The Congregational Church was to be equipped with a new heating apparatus.
A startling accident occurred at the Wymington turn, Bedford Road, when a car turned over, wheels uppermost and finished lying across a ditch. Mr C.E.Cook, who lived nearby, helped occupants of the car out, thinking they would be terribly injured. He broke two doors off to get the people out, took the people into his house and gave them first‑aid and then drove into Rushden to fetch Dr McCabe. One lady had injured her shoulder and others had cuts and bruises but, apart from shock, they were relatively unscathed. Mr Cook motored three of the party into Rushden and the rest walked. Interestingly, the car started skidding in Bedfordshire and finished in Northamptonshire.
Three generations of one family gained prizes at the Rushden Adult School Flower Show Mr T.V.Jacques, Mr H.Jacques and Mr Charles Jacques.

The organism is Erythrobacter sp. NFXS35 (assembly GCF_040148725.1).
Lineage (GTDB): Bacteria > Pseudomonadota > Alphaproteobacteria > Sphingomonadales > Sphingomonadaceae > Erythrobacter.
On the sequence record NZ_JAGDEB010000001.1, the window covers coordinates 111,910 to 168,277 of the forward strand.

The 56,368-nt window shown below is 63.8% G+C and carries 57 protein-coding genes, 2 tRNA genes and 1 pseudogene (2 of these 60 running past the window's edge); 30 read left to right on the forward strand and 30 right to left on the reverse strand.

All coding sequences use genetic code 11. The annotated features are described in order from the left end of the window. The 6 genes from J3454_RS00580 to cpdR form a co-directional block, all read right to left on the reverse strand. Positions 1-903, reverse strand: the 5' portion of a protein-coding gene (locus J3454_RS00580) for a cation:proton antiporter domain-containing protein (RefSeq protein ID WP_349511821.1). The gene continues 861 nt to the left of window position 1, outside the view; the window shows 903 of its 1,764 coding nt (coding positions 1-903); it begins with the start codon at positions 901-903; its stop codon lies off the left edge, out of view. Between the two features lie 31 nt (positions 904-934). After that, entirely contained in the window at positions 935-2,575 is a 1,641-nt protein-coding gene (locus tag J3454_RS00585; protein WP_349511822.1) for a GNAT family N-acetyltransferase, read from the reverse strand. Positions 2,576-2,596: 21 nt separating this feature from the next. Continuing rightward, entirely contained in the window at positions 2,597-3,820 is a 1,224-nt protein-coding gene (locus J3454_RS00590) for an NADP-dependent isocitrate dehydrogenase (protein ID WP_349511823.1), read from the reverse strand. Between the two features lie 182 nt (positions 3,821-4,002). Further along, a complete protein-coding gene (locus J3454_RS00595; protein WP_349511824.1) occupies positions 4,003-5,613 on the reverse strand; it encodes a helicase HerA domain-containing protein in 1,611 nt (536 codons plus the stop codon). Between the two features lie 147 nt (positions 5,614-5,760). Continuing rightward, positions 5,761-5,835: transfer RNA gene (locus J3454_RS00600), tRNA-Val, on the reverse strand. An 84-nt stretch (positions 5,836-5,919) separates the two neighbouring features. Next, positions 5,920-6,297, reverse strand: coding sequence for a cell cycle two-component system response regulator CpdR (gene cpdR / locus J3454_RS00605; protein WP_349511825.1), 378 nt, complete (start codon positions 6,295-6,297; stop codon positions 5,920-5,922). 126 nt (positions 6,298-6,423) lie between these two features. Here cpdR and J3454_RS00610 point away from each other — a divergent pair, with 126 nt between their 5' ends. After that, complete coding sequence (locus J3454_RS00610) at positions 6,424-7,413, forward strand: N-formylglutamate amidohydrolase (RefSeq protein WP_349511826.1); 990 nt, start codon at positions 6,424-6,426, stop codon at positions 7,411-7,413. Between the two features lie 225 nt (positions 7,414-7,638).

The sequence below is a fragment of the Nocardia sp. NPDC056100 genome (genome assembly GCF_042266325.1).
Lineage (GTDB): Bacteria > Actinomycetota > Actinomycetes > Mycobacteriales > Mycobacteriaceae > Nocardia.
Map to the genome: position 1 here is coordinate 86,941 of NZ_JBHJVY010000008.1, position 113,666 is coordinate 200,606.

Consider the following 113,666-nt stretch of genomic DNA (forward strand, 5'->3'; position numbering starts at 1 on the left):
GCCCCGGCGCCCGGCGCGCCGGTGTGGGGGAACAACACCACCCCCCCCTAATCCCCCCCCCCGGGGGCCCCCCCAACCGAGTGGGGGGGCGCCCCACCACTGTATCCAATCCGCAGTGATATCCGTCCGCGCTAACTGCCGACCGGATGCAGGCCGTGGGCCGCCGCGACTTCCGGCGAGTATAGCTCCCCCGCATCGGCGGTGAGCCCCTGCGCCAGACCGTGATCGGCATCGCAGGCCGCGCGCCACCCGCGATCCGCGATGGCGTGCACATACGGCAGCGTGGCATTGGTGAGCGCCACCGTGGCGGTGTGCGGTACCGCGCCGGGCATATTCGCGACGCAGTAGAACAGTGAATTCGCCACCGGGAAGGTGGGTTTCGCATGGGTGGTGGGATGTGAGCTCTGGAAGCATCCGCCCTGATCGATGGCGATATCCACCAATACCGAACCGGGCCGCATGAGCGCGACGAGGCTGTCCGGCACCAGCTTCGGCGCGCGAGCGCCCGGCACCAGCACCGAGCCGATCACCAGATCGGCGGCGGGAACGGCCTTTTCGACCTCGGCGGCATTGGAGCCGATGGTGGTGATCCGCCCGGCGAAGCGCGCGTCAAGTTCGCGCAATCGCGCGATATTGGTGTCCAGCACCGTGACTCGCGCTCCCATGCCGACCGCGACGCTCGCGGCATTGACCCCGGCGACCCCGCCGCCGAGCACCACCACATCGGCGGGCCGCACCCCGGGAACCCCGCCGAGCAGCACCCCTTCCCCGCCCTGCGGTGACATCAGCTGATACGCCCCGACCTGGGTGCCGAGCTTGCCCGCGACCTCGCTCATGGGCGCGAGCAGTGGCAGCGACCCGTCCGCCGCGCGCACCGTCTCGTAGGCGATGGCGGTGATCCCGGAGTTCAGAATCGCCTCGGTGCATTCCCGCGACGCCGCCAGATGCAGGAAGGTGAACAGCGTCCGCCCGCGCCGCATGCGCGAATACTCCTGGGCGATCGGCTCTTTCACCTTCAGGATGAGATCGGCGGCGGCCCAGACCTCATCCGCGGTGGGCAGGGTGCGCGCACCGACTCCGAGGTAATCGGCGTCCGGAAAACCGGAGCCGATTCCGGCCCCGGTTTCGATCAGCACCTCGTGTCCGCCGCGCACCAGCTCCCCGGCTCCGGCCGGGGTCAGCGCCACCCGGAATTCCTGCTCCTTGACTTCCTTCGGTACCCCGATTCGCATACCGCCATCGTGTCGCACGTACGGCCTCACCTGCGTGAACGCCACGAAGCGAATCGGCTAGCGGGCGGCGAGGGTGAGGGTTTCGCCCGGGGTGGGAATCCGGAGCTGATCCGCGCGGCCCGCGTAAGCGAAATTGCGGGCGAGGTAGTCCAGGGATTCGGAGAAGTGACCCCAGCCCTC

A well-known couple, Mr J.Marshall Bailey MC and Miss Muriel Ladds, daughter of B.Ladds, shoe manufacturer, were married at Park Road Baptist Church.
A robbery took place at St.Peter’s Catholic Church. Father Nutt was in the vestry and heard footsteps on the gravel but took no notice. A triple box was broken open and another box was left hanging loose on its hinges. No one caught.
A German couple visited Rushden and were met by a representative of Rushden Echo. They could not speak much English and he could not speak German but they conducted the interview in Esperanto, an international language of which the representative had a smattering !